Hours after the Boston Marathon explosions, rescue workers began estimating the number of wounded and now, days later, authorities report a total of 3 dead and 183 injured. A separate count that will only be known in time is: How many will suffer the symptoms of post-traumatic stress disorder (PTSD)?
The three main symptoms of PTSD as defined by the Israel Center for the Treatment of Psychotrauma are:
- re-experiencing (a feeling of the trauma as recurring)
- avoidance (a strong impulse to avoid anything that has to do with the traumatic experience)
- hyper-arousal (constant feelings of alertness, nervousness and difficulty concentrating).
The Center acknowledges that it is natural for feelings of fear and oppressive memories to occur in the weeks and months after a traumatic event. Normal reaction becomes PTSD, though, if such feelings continue beyond several weeks or get worse over time.
Compared to disfigurement or shrapnel wounds, PTSD seems a relatively light consequence of wrong place/wrong time. To disqualify PTSD as not a real injury, though, is to miss the point entirely. In a study conducted by the Department of Psychiatry, School of Medicine, University of Tuzla (Bosnia and Herzegovina), veterans with PTSD showed significantly lower scores when tested for various mental functions, including associative elasticity of thinking and short-term learning. Such results suggest that PTSD changes intellectual functioning and causes real deficits: an actual handicap.
Although knowledge of the brain science behind PTSD will only become more detailed and precise going forward, it has taken definite form over the past few decades.
In simplistic terms, the body's response to a traumatic event is a flood of stress hormones ("fight or flight"); this flood incapacitates areas and functions of the brain (including parts of the cerebral cortex, which creates logical thought); because of this disabled function, the event is neither processed nor stored in the usual ways — it remains outside the borders of long-term memory; in the future, then, the event is not remembered so much as re-lived.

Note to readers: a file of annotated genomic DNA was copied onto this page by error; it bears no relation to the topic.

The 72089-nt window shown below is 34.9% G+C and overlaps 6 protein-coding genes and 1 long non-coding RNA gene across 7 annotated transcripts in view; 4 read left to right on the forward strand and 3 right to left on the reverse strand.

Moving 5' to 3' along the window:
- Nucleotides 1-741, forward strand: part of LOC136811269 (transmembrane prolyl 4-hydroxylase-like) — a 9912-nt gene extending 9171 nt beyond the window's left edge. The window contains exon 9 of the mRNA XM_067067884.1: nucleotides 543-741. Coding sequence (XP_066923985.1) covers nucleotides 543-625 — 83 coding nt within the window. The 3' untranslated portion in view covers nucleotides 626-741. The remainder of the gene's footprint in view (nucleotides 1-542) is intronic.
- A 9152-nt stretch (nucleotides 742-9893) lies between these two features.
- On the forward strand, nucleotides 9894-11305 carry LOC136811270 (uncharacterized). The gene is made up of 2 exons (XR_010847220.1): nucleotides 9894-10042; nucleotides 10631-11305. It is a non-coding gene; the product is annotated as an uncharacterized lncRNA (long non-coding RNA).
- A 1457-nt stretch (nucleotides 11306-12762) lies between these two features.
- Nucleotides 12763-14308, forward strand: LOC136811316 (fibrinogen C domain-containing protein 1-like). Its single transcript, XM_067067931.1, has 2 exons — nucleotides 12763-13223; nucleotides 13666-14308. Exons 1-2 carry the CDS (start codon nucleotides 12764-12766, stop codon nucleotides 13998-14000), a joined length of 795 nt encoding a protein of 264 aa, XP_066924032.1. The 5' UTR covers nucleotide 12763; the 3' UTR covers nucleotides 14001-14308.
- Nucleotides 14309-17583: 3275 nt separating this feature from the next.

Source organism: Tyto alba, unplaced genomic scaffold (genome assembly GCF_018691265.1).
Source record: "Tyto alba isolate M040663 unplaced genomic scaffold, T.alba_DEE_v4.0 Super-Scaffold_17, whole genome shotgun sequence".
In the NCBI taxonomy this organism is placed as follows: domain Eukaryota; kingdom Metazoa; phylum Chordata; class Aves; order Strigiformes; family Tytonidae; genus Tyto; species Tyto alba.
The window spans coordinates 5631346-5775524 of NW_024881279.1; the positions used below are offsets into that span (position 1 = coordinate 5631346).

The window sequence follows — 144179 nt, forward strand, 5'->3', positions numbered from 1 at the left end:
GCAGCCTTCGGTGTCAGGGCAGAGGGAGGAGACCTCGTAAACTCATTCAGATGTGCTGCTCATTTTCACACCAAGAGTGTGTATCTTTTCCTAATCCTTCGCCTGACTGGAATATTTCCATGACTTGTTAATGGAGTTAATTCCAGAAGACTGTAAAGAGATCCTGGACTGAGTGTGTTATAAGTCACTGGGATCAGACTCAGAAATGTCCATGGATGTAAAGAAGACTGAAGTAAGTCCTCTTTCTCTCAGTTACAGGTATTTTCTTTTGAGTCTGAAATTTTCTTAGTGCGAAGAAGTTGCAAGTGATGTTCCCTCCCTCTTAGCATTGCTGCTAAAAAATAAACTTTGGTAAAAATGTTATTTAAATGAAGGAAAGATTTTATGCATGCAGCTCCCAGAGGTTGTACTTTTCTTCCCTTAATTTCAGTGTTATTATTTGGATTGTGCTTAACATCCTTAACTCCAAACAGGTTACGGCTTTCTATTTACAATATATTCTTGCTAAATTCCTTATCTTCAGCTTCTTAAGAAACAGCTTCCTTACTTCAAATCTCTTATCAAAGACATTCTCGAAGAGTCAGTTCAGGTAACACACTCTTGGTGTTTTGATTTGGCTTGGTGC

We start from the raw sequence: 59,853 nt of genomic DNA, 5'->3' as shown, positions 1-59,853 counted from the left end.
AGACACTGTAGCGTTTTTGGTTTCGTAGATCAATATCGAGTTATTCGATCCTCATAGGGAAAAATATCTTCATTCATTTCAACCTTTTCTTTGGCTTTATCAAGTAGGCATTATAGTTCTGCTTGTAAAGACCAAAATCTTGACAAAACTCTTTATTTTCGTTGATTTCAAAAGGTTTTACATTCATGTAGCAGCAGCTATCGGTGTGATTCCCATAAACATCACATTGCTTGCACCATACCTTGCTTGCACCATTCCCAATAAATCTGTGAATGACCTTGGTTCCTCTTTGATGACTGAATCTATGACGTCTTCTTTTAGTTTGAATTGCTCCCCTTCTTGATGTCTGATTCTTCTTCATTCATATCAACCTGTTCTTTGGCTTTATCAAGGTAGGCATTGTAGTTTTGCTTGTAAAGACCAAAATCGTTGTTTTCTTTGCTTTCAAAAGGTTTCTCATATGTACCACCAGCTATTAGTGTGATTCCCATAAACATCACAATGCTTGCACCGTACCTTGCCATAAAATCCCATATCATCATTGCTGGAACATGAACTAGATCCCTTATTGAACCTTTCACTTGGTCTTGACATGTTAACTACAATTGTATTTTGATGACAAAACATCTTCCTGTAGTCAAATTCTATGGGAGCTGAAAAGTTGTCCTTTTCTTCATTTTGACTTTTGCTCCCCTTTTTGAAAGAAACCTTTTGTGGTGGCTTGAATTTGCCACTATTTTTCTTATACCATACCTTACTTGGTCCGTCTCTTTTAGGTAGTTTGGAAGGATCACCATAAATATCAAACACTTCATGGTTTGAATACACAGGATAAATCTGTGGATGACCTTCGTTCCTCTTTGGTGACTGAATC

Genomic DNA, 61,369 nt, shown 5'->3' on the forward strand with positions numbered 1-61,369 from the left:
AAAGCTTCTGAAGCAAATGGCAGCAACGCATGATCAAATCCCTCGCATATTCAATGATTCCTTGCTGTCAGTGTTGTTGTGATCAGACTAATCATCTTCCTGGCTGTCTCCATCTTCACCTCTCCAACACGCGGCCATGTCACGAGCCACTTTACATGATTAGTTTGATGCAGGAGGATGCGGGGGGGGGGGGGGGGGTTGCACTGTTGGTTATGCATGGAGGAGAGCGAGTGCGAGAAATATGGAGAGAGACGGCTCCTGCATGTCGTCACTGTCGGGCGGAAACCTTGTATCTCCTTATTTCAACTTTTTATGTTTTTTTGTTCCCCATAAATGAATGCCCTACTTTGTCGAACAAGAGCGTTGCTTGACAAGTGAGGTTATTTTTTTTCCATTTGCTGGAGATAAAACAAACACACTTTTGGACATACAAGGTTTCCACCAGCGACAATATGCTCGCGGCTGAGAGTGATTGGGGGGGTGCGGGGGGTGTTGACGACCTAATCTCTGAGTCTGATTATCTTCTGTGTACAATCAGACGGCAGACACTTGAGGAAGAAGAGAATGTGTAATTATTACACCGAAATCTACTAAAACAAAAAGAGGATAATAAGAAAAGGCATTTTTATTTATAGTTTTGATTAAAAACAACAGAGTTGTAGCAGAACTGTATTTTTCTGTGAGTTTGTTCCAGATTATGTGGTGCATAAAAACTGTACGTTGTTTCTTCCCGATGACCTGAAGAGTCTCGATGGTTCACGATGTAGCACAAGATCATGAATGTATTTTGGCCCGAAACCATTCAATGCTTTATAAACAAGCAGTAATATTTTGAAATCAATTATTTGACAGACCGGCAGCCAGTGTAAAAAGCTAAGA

How, then, is a PTSD patient healed? One treatment for easing the effects of trauma is exposure therapy — repeated confrontation will reduce a person's fear and anxiety.
"A lot of researchers are moving towards cognitive based therapies, including working with automatic thoughts," says Rena McDaniel, Director of Outreach and Operations at IntraSpectrum Counseling in Chicago. Working frequently with refugees and others who have experienced bombings, McDaniel's first step is trying to restore a sense of safety — often the primal loss for a trauma survivor.
And then there are the simple healing effects of calm and cheer. In his discussion of procedures at Beth Israel Medical Center after the Boston marathon bombings, trauma surgeon Dr. Carl J. Hauser gives weight to the effects of organization and calm in the wake of chaos.
"My job is to be cool and to go around and help other people to be cool," Hauser said.
Comfort dogs offer another kind of relief to trauma victims; in Boston, five golden retrievers, were embraced by dozens as they made their rounds to hospitals yesterday. Having previously worked in Newtown, Connecticut, these animals, trained as service dogs, seemed to offer victims and citizens alike what was needed most: simple warmth.